New tools for design, maintenance, and production management.
SDRC of Columbus, Ohio, showed off new Version 2.0 of its Master Series CAD/CAM/CAE package. Among the software's many ease-of-use enhancements - such as on-line help and simplified dimensioning - are two important ones for plastics analysis. For one thing, the filling analysis module now lets users model "runnerless" scenarios by simply picking a node as the gate location. According to Jeff Burgess, manufacturing applications product manager, this method does not provide the most complete picture of mold filling because it ignores shear heating effects in the runner and nozzle. But it does let users quickly get a rough idea of optimum gate location before launching the full-fledged, runner-inclusive analysis. Another upgrade automatically identifies the midpoint of thin-wall sections during FEA analysis.
Does solids modeling demand too much investment - both in cash and learning time - for smaller processors and tool designers? Well, maybe not. Several companies at this year's NDES showcased lower-cost 3-D CAD/CAM packages:
* Intergraph Corp. of Huntsville, Ala., had its new EMS Lite on hand. This "entry-level" solid-modeling package costs $7900. It does much of what the company's EMS high-end system does, but once you get into complex surfaces - b-splines, for example - you need to move up to EMS. Both packages are fully associative.
* Parametric Technology Corp., Waltham, Mass., has come out with an $8000 spin-off of its flagship Pro/Engineer software. Called Pro/Jr., it's a fully associative, feature-based solid-modeling system that seeks to shorten the learning curve with on-line help and tutorials, a simplified menu structure, and use of plain-English design terms instead of "computer-ese." Pro/Jr. runs on a variety of PCs and workstations. Its models are compatible with Pro/Engineer.
* CADkey Inc. of Windsor, Conn., previewed CADkey for Windows, a 3-D package that sells for $795. To make it easy to use, it offers on-line help and an on-screen "toolbar" that the user can modify. Thanks to these features, CAD-key claims the package will let users create CAD models with 50% fewer keystrokes. It's compatible with earlier CADkey products.
Branching out from its CAD/CAM roots, Autodesk of Sausalito, Calif., launched a new CD-ROM plastics materials database. With over 17,000 resins from 176 suppliers, MaterialSpec will allow users to employ a wide variety of search criteria, including supplier, material type, trade name, applications, and property characteristics. The data contained in MaterialSpec come from the resin companies themselves via Information Indexing Inc., a materials database supplier in Garden, Calif. Updates are currently available every six months, though Autodesk plans to go to a quarterly release schedule soon.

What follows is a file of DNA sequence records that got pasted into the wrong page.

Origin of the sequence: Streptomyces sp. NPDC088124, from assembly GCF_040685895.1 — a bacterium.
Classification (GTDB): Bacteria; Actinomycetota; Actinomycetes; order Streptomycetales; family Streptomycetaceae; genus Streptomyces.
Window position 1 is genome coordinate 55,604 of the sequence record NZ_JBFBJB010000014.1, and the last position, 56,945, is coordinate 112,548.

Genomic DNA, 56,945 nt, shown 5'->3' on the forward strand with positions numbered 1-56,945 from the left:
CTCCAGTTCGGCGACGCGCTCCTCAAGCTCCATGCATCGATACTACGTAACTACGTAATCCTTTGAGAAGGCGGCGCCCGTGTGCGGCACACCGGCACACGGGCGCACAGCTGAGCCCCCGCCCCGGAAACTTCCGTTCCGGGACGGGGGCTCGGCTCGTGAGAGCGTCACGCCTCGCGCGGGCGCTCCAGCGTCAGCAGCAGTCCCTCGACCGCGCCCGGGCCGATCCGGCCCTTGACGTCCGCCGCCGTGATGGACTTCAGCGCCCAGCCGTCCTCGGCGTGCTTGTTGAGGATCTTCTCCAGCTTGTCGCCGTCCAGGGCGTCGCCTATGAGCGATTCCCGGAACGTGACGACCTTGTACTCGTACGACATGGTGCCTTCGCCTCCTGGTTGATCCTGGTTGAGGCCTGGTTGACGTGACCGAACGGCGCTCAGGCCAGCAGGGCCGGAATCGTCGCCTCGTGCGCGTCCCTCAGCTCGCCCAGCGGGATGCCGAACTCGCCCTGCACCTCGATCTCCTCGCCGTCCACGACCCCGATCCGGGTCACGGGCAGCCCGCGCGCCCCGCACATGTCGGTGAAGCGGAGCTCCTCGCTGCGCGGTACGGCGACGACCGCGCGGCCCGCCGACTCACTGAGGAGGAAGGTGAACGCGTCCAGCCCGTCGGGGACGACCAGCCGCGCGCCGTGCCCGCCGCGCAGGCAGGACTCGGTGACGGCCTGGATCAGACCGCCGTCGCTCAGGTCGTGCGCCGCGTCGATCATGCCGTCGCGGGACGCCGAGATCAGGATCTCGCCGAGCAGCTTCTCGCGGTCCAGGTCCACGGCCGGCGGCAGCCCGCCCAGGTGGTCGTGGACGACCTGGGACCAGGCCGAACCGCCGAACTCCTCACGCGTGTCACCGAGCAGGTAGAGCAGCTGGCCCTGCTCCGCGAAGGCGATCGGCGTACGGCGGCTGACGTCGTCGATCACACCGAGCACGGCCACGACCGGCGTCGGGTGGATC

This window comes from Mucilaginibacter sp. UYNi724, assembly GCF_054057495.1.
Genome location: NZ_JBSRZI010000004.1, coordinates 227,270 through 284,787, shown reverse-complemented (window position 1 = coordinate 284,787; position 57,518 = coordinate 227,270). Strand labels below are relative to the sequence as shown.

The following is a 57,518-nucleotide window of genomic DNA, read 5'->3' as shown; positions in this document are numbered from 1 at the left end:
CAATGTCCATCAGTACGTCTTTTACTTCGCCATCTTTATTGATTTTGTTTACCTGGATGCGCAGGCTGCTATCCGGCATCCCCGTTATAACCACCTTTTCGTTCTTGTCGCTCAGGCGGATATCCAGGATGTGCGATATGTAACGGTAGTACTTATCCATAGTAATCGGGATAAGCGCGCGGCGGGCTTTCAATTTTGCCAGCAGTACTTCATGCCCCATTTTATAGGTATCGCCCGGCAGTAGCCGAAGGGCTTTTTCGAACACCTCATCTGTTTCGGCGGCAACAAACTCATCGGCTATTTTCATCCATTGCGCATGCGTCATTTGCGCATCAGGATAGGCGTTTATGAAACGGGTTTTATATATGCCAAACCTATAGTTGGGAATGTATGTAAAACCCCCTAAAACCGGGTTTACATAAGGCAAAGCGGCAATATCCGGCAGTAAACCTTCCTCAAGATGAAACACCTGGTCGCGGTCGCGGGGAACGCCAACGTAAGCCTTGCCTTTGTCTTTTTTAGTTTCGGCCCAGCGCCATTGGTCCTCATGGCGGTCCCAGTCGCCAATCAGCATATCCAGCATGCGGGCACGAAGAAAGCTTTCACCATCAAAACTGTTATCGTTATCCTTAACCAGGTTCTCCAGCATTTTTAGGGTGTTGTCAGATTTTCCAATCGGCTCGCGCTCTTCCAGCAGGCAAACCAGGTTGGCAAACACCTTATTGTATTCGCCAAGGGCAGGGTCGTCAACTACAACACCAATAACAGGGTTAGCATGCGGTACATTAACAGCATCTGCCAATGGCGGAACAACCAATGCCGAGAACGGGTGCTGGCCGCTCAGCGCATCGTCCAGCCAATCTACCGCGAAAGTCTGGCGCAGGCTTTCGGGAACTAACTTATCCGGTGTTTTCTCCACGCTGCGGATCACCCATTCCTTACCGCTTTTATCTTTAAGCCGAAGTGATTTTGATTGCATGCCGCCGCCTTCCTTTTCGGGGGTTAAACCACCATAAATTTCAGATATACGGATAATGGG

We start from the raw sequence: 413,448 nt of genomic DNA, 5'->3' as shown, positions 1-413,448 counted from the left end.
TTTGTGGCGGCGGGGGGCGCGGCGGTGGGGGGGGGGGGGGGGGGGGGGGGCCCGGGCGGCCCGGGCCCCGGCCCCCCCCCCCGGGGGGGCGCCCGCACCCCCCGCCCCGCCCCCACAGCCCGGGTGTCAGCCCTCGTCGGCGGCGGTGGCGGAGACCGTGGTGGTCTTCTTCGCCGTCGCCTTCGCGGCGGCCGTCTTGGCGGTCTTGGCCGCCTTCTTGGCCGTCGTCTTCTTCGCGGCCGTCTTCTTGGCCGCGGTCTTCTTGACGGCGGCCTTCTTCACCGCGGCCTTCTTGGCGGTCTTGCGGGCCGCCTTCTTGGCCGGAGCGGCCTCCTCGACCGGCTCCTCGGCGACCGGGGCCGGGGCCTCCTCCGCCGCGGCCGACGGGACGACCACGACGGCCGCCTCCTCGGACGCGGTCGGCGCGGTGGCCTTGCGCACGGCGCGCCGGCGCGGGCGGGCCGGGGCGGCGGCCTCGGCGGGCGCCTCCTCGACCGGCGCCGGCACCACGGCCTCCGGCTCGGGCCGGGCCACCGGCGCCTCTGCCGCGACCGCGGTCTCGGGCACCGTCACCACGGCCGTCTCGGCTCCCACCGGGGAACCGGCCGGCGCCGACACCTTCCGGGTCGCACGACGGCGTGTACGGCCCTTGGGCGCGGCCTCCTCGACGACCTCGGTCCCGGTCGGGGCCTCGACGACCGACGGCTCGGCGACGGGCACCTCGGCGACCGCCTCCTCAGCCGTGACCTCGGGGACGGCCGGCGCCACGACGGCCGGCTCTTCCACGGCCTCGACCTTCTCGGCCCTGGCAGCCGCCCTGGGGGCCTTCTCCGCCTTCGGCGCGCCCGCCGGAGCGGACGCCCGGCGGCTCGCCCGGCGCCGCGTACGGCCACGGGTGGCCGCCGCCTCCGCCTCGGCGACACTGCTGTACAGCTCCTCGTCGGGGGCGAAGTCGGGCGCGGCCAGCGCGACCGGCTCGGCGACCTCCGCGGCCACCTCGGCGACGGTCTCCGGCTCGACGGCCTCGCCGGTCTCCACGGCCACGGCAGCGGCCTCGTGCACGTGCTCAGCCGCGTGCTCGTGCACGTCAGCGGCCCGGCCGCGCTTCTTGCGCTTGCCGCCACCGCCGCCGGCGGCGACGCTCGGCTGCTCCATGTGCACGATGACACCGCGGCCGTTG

In a related move, Autodesk came out with PartSpec, a database of more than 200,000 components from 17 manufacturers, including Parker Hannifin, Square D Co., and Boston Gear. PartSpec lets users "pick-and-place" dimensioned, scalable drawings of the part and related data into an AutoCAD drawing.
MOLDER'S MANAGEMENT AIDS
Over at the [I.sup.2]M and ICEE shows, a new computerized production-management tool for injection and blow molders appeared for the first time. As a long-time supplier of PC-based production-management software for other industries, Symix of Columbus, Ohio, has now come out with a product specifically aimed at injection and blow molders. Called Molding Process Control (MPC), it runs as an extension to Symix's MRP II package. MPC offers four types of production scheduling, as well as tools for costing (by department or operation), ordering, materials tracking, and accounting. The MPC extension also handles mold tracking, usage, and maintenance requirements. And it can track byproducts, such as regrind, and coproducts, such as the multiple parts from a family mold.
Thanks to its client-server architecture and 4GL development language, MPC runs in a variety of operating environments, among them Unix, Microsoft DOS and Windows, and Novell LAN. It costs $500/user.
Fourth Shift of San Ramon, Calif., rolled out a new version of its PC-based MRP II package, called the Manufacturing Software System (MSS). The new release 5.1 has been potted to Windows NT and has over 30 integrated plant-management and financial application modules for manufacturing companies - such as sales-order processing, rules-based pricing, and customer-service support. It also sports an enhanced user interface, GUI 95. It, too, can handle byproducts and coproducts in addition to all the traditional MRP II functions.
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|Title Annotation:||CAD-CAM systems|
|Date:||May 1, 1995|
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